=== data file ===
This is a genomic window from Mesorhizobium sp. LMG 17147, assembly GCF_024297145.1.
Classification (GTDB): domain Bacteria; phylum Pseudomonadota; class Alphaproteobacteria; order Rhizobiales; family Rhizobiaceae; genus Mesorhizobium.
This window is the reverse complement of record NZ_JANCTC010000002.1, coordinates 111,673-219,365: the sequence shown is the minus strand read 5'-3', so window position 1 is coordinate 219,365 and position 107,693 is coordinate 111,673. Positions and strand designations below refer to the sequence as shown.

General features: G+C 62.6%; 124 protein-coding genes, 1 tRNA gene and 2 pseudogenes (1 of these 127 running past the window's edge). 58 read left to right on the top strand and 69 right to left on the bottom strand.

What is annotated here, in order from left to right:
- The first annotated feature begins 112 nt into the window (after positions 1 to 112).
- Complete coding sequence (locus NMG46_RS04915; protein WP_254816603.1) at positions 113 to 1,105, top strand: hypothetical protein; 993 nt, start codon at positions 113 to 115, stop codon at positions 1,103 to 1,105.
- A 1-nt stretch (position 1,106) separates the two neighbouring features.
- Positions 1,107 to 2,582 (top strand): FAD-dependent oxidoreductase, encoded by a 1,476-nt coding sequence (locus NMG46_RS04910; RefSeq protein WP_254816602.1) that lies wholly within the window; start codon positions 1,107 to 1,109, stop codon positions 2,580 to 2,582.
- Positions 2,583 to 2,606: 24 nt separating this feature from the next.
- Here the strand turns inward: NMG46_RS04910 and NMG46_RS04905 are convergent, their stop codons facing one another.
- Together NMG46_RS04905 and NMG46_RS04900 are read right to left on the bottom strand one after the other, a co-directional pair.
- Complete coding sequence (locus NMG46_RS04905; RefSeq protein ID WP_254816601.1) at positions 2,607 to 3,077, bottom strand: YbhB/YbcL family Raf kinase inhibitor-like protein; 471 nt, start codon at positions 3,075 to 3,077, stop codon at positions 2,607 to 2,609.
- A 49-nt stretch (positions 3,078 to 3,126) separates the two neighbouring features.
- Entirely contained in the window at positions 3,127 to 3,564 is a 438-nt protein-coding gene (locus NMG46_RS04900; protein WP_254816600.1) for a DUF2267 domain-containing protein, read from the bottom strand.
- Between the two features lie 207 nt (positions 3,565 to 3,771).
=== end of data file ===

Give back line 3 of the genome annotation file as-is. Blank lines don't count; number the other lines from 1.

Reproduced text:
This window is the reverse complement of record NZ_JANCTC010000002.1, coordinates 111,673-219,365: the sequence shown is the minus strand read 5'-3', so window position 1 is coordinate 219,365 and position 107,693 is coordinate 111,673. Positions and strand designations below refer to the sequence as shown.